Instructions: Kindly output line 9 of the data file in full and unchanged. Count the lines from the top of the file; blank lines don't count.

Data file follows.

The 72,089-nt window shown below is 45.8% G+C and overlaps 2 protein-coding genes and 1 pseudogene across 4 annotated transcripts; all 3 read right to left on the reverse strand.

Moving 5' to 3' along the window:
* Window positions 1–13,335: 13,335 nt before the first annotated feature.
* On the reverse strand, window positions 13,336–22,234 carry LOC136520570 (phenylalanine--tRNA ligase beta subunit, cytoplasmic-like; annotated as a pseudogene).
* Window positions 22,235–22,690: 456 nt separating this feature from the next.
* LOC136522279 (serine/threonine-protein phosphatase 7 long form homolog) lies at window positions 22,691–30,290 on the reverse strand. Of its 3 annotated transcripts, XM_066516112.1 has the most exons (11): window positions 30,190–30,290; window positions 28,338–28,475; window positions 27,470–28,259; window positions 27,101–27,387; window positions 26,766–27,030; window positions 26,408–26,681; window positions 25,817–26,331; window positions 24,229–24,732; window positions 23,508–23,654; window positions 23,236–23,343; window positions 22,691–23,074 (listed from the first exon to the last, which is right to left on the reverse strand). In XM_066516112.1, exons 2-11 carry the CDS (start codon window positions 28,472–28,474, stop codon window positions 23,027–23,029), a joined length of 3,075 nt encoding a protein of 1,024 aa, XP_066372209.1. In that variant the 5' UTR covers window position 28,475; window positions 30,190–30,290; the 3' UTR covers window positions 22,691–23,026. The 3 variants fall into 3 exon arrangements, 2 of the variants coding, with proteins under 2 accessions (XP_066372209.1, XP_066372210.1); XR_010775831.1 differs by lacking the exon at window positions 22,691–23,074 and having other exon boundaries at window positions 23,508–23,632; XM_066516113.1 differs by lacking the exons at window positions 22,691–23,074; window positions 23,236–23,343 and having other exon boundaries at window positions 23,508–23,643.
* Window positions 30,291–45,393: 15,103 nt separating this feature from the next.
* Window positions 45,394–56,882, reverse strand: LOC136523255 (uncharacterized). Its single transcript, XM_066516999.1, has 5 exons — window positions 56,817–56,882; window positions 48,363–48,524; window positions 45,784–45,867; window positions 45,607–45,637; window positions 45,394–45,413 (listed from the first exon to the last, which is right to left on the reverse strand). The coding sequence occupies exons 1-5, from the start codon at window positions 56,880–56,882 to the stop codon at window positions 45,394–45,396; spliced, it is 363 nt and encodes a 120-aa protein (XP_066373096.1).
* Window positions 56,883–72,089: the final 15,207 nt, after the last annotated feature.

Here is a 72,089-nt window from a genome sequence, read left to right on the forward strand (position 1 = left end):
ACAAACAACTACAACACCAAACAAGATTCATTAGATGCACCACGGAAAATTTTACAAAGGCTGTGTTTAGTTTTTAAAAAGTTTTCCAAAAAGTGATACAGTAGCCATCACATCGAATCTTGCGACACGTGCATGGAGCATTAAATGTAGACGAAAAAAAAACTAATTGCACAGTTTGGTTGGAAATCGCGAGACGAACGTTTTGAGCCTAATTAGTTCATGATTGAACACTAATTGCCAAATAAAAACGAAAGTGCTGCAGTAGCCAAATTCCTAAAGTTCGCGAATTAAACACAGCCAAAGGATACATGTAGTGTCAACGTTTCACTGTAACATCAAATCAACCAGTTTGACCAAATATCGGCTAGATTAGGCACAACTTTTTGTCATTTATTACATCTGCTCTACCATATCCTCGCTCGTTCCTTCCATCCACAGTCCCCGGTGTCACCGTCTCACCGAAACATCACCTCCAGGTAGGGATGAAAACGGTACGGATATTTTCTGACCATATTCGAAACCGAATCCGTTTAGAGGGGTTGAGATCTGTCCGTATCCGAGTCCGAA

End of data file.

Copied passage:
* Window positions 56,883–72,089: the final 15,207 nt, after the last annotated feature.